81 Responses

  1. Hey, love the tutorials!

    I noticed that this doesnt have the sentryhash variable in the code. In the older bot I used a raw hash from an older project as a variable in the code to login(avoided the 7day trade ban with this).

    How would I do this with this code?

  2. You can’t, sadly. node-steam 0.6.8 saved only the hash, when it should have been saving the entire sentry from the start.

    That said, I believe that if you login and use the bot from the same IP as before, Steam shouldn’t impose the trading restriction.

  3. Hey guys, I keep getting this error when trying to “node server.js”.
    I know C#, JS, and PHP, but I’m completely new to node and steam bots. If you could just point me in the right direction that would be great! 🙂

    SteamUser.protoype.setSentry = function(sentry) {
    TypeError: Cannot set property ‘setSentry’ of undefined

  4. friendcount will also count blocked/ignored friends.

  5. Would anyone know how to change to trade offer acceptance to where it will only accept offers from admins or offers containing 10 or less items? i’ve tried using different comparison operators instead of the === in this area: offer.itemsToGive.length === 0, such as <= 10, but the bot continues to accept offers with 11 or more items.

    • itemsToGive is the number of items your not is giving away. Check the documentation to find the variable for the number of items it is recieving

  6. Can i give away items for some users with this boot? Where can i read something about it?
    And how i can get names of items that i get?

  7. Sorry for stupid question but what the difference between using SteamTrading and TradeOfferManager?

    • SteamTrading is a module that allows you to send and accept trade requests in Steam, nothing more. To use standard real-time trading, you’ll need to use SteamTrading to send/accept requests, then something like node-steam-trade to actually complete the trade.

      TradeOfferManager is a module that provides a simple interface for sending and receiving trade offers.

  8. Honestly, I’m new to node.js or any type of developing/programming. I want to get to the point of coding bots and all but this guy is speaking a whole different language than I am. Anywhere I could get started? Link me to any tutorials? All help is appriciated!

  9. I Just got to the point where I decided to update my existing code. God I hope they don’t have anymore major shake ups like this anytime soon. But thank you guys for the tutorial. Its really appreciated all the support and help you guys give both seasoned and noob developers is just wow. Thanks so much for this and the previous tut

  10. I’m having an issue,

    “Error reading polldata.json. If this is the first run, this is expected behavior:”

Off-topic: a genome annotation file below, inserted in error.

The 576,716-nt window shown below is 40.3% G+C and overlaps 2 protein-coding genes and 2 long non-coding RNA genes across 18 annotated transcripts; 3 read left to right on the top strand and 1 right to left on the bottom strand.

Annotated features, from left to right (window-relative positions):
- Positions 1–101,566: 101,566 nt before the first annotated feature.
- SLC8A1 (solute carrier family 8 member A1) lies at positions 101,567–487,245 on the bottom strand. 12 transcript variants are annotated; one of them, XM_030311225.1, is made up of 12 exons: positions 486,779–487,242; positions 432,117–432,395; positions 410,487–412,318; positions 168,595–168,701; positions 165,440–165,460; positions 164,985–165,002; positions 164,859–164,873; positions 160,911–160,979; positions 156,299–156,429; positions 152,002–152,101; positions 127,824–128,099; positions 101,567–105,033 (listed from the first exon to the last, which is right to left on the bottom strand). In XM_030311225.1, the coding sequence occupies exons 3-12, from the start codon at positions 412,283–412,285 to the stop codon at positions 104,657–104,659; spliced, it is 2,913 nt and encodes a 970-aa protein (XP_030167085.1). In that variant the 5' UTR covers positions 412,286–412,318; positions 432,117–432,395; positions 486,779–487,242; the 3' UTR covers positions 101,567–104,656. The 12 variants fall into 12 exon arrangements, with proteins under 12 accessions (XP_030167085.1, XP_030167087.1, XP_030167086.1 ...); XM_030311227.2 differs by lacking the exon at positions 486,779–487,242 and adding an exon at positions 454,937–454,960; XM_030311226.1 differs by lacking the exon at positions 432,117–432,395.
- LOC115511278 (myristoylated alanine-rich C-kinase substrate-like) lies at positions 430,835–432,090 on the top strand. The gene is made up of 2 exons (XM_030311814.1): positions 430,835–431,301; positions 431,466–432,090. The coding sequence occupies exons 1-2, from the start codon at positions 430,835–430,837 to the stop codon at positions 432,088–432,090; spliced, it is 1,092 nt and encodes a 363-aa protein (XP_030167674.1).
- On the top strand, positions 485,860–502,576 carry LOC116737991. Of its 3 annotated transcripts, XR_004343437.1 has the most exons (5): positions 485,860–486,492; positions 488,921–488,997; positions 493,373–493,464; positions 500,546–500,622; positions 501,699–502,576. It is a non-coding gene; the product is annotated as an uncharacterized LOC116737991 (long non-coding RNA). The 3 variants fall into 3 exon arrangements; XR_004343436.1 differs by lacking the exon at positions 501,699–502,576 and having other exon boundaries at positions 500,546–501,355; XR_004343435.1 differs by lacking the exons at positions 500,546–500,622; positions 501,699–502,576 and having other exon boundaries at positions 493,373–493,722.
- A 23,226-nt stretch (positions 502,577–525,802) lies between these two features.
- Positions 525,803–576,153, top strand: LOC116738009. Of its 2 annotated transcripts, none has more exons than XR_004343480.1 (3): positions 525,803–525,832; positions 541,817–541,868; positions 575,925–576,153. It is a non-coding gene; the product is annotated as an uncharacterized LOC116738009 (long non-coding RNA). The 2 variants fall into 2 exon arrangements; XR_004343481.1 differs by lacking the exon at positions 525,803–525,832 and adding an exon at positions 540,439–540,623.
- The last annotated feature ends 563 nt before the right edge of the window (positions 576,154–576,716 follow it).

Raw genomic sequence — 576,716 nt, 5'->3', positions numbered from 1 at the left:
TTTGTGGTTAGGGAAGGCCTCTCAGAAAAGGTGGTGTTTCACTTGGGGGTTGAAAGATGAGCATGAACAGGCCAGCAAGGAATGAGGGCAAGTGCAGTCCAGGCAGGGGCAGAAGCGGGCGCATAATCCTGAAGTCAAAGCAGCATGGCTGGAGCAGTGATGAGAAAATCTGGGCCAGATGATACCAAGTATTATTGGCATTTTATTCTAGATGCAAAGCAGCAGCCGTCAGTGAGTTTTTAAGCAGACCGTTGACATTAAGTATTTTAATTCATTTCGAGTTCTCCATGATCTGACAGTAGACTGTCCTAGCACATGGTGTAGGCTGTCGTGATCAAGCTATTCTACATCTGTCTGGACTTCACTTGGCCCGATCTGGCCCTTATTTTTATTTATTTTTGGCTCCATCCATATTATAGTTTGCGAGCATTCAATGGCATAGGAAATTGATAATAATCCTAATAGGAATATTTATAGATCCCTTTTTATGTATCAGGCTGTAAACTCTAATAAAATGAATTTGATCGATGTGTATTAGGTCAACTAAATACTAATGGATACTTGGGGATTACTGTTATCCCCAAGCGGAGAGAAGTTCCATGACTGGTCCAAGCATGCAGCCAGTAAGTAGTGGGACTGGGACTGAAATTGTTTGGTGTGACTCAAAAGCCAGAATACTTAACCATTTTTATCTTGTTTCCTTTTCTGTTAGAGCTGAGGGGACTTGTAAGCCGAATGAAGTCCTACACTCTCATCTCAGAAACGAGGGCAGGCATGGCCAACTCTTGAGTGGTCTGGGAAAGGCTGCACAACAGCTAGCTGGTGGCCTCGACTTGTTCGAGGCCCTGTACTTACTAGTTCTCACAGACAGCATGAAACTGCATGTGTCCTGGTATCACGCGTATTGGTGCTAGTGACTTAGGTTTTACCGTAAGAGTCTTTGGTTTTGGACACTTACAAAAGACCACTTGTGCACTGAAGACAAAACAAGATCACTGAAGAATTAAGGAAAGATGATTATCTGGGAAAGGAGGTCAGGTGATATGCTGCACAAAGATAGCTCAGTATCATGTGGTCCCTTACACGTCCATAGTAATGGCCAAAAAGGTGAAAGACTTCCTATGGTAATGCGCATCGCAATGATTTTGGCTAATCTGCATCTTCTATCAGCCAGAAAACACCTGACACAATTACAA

which is fine because it was my first run, but it never creates one. So I tried creating a blank file and saving it as polldata.json, but that just crashes the script.

    Is there any advice for this? Not sure what I’m doing wrong here. Thanks!

    • I forgot to mention the bot immediately closes after this. I’ve been having this issue with both guides (0.6.8) as well as this one now apparently. When I attempt to run the logon function the client immediately closes. I thought it might have been an issue with the 0.6.8 library no longer being supported or something but it seems like an issue on my end.

      Any advice on what could be wrong? I have Python, OpenSSL, the 64 bit SDK, and everything else from the previous tutorial installed and added to my PATH (at least as far as I’m aware).

  11. You don’t need any of those dependencies from the old tutorial anymore.

    You’re almost definitely getting some kind of error right before it crashes. Are you running it through a batch file? Try adding “pause” to the end of the file so it won’t close right away (so you can see the error).

  12. Hello, nice tutorial, thanks! I have a question. How can i get other information about reserved items, like we get name of them.
    I find out this words in documentation at node-steam-tradeoffer-manager page.
    “Can be called on an accepted offer to retrieve item data about the items you received, including names, descriptions, and new assetids.”

    Buy i can only get name like you do it in your tutorial, but “return item.description;” or “return item.assetid;”
    Does not log anything. What i do wrong?

  13. It is possible to get price of item form steam-marketplace?

  14. I’m a bit confused about the whole internal_name thing in the sendCrates function. Would there be a way to filter via craft_class?